• Corneal ulceration or cataracts may persist after the poxvirus infection has been cleared. (B336.77.w77)
  • In canaries, severe eyelid swelling in combination with depression, respiratory distress and anorexia is common, and is often rapidly fatal. Typical skin lesions may develop on survivors. (B336.77.w77)
  • Secondary bacterial or fungal infection commonly occurs. (B12.19.w12)

Septicaemic form

  • This may occur with either the cutaneous or diphtheritic forms of lesions. (B13.32.w3)
  • Acute onset disease, with ruffled plumage, depression/somnolence, cyanosis and anorexia. (B12.19.w12, B13.32.w3)
  • Cutaneous lesions may not be present, making ante-mortem diagnosis difficult. (B13.32.w3)
    • Cutaneous lesions only develop if the bird survives the initial illness. (B12.19.w12)
  • Common in canaries. (B14)

(J6.28.w1, J16.33.w1, B13.32.w3, B36.19.w19, B48.4.w4, B118.10.w10, B227.1.w1, D48, P4.1990.w1)

  • Wart like lesions occur most commonly on the feet (B197.11.w11), particularly the interdigital webs. (B13.32.w3)
  • Typical viral papillomas, brownish (B11.35.w3, B11.36.w4)
  • On the feet, pocks have been noted to appear along the blood vessels in experimental infection of waterfowl with a fowl-pox virus strain. (J5.11.w3)
    • Cloudiness around the blood vessels of the web, then pin-head spherical elevations, irregularly places along the vessels, scattered or in clumps, often coalescing and sloughing, reaching the size of small peas, and sometimes with sloughing of large areas of necrotic tissue, such that blood-tinged ulcerations remained. Resolving to dark brown granulation tissue and finally healing without leaving a scar. (J5.11.w3)
    • Non-purulent conjunctivitis also developed. (J5.11.w3)
    • Dry nodular masses, large necrotic lesions, macules, papules, ulcers and scabs have all been described with pox infection in waterfowl. (B15)
  • Lesions around the eyes or in the pharynx occur rarely in waterfowl. (B197.11.w11)
  • More widespread lesions can occur; 
    • On the head, lesions may be found on the bill, particularly at the commisures, in the gape and in the pharynx or the sinuses. (B11.34.w2)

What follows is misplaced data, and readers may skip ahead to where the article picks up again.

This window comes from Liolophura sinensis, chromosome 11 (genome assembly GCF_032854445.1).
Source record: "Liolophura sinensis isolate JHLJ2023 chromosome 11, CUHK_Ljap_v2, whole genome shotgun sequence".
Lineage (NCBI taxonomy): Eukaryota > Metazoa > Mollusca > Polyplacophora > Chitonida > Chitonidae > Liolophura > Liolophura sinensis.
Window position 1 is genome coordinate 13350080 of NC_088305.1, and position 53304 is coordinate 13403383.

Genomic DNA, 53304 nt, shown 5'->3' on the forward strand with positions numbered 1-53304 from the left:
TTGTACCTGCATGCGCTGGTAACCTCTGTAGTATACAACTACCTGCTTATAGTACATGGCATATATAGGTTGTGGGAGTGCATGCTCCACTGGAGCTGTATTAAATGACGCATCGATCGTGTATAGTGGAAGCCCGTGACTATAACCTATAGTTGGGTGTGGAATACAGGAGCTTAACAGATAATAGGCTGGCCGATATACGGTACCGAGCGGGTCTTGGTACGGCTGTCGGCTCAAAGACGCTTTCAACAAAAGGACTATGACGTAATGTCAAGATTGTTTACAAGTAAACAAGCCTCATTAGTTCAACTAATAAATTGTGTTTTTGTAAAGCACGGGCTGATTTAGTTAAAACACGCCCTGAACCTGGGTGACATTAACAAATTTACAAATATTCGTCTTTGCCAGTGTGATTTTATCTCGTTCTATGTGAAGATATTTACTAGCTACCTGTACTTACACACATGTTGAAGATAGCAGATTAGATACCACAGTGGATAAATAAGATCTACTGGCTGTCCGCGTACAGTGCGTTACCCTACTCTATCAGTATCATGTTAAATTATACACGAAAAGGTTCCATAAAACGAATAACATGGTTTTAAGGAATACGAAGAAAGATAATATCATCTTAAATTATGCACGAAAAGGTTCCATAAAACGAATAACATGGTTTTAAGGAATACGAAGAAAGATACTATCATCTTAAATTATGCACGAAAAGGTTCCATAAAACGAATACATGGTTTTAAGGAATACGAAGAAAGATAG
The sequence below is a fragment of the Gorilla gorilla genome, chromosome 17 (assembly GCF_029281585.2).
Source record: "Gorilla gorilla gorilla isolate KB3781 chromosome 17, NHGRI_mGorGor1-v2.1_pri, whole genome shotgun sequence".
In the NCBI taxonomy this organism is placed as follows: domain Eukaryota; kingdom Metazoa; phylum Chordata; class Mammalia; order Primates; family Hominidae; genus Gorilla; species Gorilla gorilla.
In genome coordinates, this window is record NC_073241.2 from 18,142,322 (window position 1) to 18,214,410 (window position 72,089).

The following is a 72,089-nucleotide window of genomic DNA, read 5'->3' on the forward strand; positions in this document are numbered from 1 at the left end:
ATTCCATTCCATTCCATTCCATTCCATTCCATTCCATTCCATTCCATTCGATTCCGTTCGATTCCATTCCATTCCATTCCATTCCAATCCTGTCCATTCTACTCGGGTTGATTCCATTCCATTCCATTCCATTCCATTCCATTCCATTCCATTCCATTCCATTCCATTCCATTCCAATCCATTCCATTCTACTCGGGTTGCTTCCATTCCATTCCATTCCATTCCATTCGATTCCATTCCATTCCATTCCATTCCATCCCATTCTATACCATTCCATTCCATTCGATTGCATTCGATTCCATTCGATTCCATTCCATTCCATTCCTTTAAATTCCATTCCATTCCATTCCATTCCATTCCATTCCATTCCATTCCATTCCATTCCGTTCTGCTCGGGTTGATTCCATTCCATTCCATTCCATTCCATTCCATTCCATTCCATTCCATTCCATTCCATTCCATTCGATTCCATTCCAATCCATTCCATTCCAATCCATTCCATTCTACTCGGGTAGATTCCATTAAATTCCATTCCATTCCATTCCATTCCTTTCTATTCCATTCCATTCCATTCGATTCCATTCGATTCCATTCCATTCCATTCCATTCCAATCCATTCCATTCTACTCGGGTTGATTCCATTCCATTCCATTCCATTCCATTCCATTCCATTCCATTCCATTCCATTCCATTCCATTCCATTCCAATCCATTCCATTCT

• The lores, upper and lower mandibles, eye rings, tarsi, feet and webs were all affected in one case in a Cygnus columbianus - Tundra swan. (J4.177.w1)
    • Wartlike lesions occurred on the face, eyelids and feet of domestic ducks. B15
    • The beak and legs were affected in domestic geese. (J16.33.w1);  lesions were found on the leg of a Branta canadensis - Canada goose. (J1.16.w5)
    • Confluent lesions over the head, and extension of lesions into the nasal sinuses, has been described in a Cygnus olor - Mute swan. (B15)
    • The bill was affected in an American green-winged teal (Anas crecca - Common teal). (J1.15.w3)
  • Lesions vary in size and may be a few millimetre to a centimetre or more in diameter, or confluent. (J1.15.w3, J1.16.w5, B15)
  • In four Grus canadensis - Sandhill cranes (one wild, live-trapped adult and three pen-reared subadults 16 months old), on the head, legs or feet, prominent, variable-sized, rough surfaced, white-yellow elevations. In three birds only a few (two to six) lesions were present while on one of the subadult birds about 30 lesions were visible. (J1.11.w12)


  • Variable depending on the strain of virus and the species of bird: e.g. four to 10 days in domestic chickens, turkeys and pigeons (B32.24.w36), about four days in canaries (B32.24.w36) and one month in the yellow-shafted flicker Colaptes auratus. (B32.24.w36)
  • About 7-10 days, but can be longer. (B336.77.w77)
WATERFOWL Minor changes in the webs may appear by as early as four to eight days after inoculation, but four to six weeks are required for typical pox lesions to appear (J1.16.w5, J5.11.w3).

Mortality / Morbidity

  • The prevalence in wild bird populations is not known, but may be increasing. The "wet pox" form may be under-reported in wild birds, because it is less obviously visible. (B36.19.w19)
  • In one UK survey, disease was apparently prevalent in woodpigeons and relatively common in sparrows, and possibly in other small passerine birds. (D48)


  • In wild birds, reports often indicate mild self-limiting disease. (B48.4.w4, B118.10.w10, B365.74.w74)
    • "Wet pox" causes higher morbidity and mortality than "dry pox". (B36.19.w19)
    • "Wet pox" (diphtheritic form) occurs only infrequently in wild birds. (B365.74.w74)
  • High mortality has been reported in epornitics in captive passerines. (B365.74.w74)
  • In canaries, quail and pigeons the disease may cause high mortality; disease due to canarypox virus causes the highest mortality: mortality may reach 100% in infected canaries (B227.1.w1)
  • Mortality can be high with the diphtheritic form in birds such as domestic chickens, and Phasianus colchinus pheasants. (B48.4.w4)